Review: Bruce Willis Sleepwalks His Way Through the Low-Budget Sci-Fi Mess Cosmic Sin

I don’t pretend to understand the economics that have led Bruce Willis to make such a string of dreadful, forgettable movies in the latter part of his career. Without deliberately meaning to, I seem to have avoided most everything he’s done since 2012, when he hit the trifecta of Looper, Moonrise Kingdom, and The Expendables 2. So sitting down to check out his latest, Cosmic Sin, was a bit of an eye-opening shocker. Willis has long been accused of seeming sleepy, but I think that’s just his laid-back persona that has long made him a chill counterpart to peers like Schwarzenegger and Stallone. In this new film, he seems disinterested and lethargic despite being strapped into a souped-up space suit, often carrying massive weaponry of some sort and playing a retired military general who was forced out years earlier for using something called a Q-bomb that wiped out the population of a planet (or part of it).

Cosmic Sin
Image courtesy of the film

From director/co-writer Edward Drake (Broil), Cosmic Sin starts out promisingly enough. Set in the year 2524, the film exists in a time when humans have been colonizing other planets for about 400 years, though it isn’t until now that a small group of colonists makes first contact with an alien species that parasitically takes over their bodies and makes them a destructive weapon in the species’ efforts to invade Earth and kill or take over the population. The military force in charge of protecting the earth, called The Alliance, puts together a team under the command of General Eron Ryle (Frank Grillo) to use a quantum wormhole to jump across space in a matter of seconds and fight the aliens before they do the same and attack Earth.

James Ford (Willis) is brought out of retirement, bringing his former second-in-command and current drinking buddy Dash (Corey Large) along for the ride, along with a few other soldiers. They include Ryle’s trigger-happy son Braxton (Brandon Thomas Lee), Q-bomb expert Juda Saule (Eva De Dominici), and old-school fighter Marcus Black (Costas Mandylor). Also along for the journey is Ford’s ex-wife and scientist Dr. Lea Goss (Perrey Reeves). Once they arrive on the planet, they find a group of survivors fighting against the swarm of largely unseen aliens, led by Sol Cantos (played by wrestler C.J. Perry). If most of these actors’ names aren’t ringing a bell, join the club.

Cosmic Sin doesn’t take long to turn itself from a sci-fi action adventure story into a movie with a whole lot of talking about interstellar warring. Clearly made on a budget, the film feels cheap and somehow both overwritten and underwritten. The fancy and clunky space suits look surprisingly similar to the quantum time travel suits from Avengers: Endgame, which doesn’t mean they don’t look cool; they just look familiar too. But it’s the lack of aliens in a movie supposedly about an alien armada about to attack Earth that strikes you first. Then you start to notice how dark everything is and how the darkness is used to hide the better-than-you’d-expect special effects that are still pretty weak. Then you notice that Frank Grillo gets billing over Bruce Willis, even though Willis carries the film (as much as a man in a walking coma can), while Grillo vanishes for two-thirds of the movie, only to show up right when the screenplay requires him to save the day.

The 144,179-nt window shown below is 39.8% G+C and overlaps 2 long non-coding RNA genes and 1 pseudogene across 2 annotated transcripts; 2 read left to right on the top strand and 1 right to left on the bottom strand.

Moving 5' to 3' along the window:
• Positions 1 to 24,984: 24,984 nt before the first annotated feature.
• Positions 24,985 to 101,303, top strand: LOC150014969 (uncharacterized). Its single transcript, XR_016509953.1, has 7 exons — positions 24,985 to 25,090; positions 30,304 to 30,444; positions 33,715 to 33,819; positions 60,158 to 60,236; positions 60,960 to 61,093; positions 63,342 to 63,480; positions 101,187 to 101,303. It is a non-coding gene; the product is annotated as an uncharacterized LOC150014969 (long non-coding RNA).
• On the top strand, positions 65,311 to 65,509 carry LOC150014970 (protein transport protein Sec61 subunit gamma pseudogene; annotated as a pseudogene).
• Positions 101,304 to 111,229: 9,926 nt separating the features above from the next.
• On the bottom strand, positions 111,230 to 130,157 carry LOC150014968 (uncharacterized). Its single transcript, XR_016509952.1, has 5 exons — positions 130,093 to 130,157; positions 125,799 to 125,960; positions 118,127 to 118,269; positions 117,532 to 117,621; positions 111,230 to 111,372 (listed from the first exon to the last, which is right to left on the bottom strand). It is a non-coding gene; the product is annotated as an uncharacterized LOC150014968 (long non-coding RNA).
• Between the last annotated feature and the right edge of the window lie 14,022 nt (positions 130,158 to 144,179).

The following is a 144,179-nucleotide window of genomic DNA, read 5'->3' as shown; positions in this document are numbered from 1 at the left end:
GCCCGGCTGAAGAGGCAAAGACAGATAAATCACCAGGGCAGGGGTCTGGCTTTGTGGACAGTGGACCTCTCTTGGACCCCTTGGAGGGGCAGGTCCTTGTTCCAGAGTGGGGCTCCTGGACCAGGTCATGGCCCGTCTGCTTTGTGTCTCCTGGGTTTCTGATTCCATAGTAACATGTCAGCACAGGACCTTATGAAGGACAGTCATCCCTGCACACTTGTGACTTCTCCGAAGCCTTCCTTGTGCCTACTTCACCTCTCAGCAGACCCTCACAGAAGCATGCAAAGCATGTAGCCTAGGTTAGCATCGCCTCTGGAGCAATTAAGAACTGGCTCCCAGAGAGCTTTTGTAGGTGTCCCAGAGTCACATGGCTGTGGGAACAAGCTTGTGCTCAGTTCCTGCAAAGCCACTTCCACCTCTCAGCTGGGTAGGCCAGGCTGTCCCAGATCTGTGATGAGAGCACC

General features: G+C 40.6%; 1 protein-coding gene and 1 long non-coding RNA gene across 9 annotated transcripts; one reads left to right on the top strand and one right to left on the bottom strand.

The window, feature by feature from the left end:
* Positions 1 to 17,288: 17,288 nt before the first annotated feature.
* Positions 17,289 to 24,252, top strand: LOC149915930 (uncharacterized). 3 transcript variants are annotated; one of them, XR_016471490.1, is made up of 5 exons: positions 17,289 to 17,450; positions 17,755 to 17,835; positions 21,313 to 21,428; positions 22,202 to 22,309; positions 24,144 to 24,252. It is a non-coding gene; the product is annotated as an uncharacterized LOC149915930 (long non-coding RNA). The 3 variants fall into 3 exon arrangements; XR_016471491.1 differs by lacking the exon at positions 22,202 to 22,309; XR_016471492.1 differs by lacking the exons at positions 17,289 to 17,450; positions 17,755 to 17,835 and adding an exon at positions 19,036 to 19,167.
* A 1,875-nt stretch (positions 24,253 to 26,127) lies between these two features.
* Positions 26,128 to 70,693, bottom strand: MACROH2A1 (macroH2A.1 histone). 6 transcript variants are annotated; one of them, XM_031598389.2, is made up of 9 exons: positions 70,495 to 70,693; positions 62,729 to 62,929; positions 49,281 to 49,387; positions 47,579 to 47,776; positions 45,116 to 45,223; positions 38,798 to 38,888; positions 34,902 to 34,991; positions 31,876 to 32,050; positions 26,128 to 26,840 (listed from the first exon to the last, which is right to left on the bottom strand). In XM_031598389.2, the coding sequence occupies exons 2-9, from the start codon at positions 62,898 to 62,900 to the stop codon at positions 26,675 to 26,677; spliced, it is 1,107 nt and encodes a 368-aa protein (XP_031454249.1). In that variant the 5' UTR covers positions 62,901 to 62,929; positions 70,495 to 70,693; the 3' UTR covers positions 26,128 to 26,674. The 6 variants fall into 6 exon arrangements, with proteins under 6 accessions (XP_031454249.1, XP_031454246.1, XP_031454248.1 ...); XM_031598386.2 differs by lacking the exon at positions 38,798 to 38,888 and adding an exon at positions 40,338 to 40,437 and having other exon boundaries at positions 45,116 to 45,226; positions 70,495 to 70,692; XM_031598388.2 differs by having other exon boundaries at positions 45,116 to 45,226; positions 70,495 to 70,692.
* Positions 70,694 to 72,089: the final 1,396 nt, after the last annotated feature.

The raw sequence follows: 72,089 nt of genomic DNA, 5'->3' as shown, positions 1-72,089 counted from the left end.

Of course, it would be lunacy to expect anything great to come from this combination of acting and budgetary elements, but I was holding out for something competent and sensical. I lost complete track of what was going on in Cosmic Sin at around he halfway mark, and I couldn’t muster the energy to try and get caught up or decipher who was who, what weapon was doing what to where, or how anything on this crazy future worked. Sometimes, low-budget sci-fi can be charming (use the other film I review this week as a great example of that), but for some reason watching this movie made me feel bad. Worse, it made me feel guilty for ignoring Willis for so long and letting him break down so badly. This movie is abysmal and not in a fun, watchable way.

The film is now available in select theaters and via VOD. Please follow CDC, health department and venue guidelines if attending indoor screenings.

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Steve Prokopy
Steve Prokopy

Steve Prokopy is chief film critic for the Chicago-based arts outlet
Third Coast Review. For nearly 20 years, he was the Chicago editor for
Ain’t It Cool News, where he contributed film reviews and
filmmaker/actor interviews under the name “Capone.” Currently, he’s a
frequent contributor at /Film ( and Backstory Magazine.
He is also the public relations director for Chicago's independently
owned Music Box Theatre, and holds the position of Vice President for
the Chicago Film Critics Association. In addition, he is a programmer
for the Chicago Critics Film Festival, which has been one of the
city's most anticipated festivals since 2013.


  1. The movie was low budget, it was unenjoyable, it made no sense, the script was obviously written by primary school kids…. Aliens? What aliens? Must have run out of budget to make or create some sort of physical alien face to look at… nope not needed, wasnt even a back story of them? Let alone … a story. Shit. Very shit.

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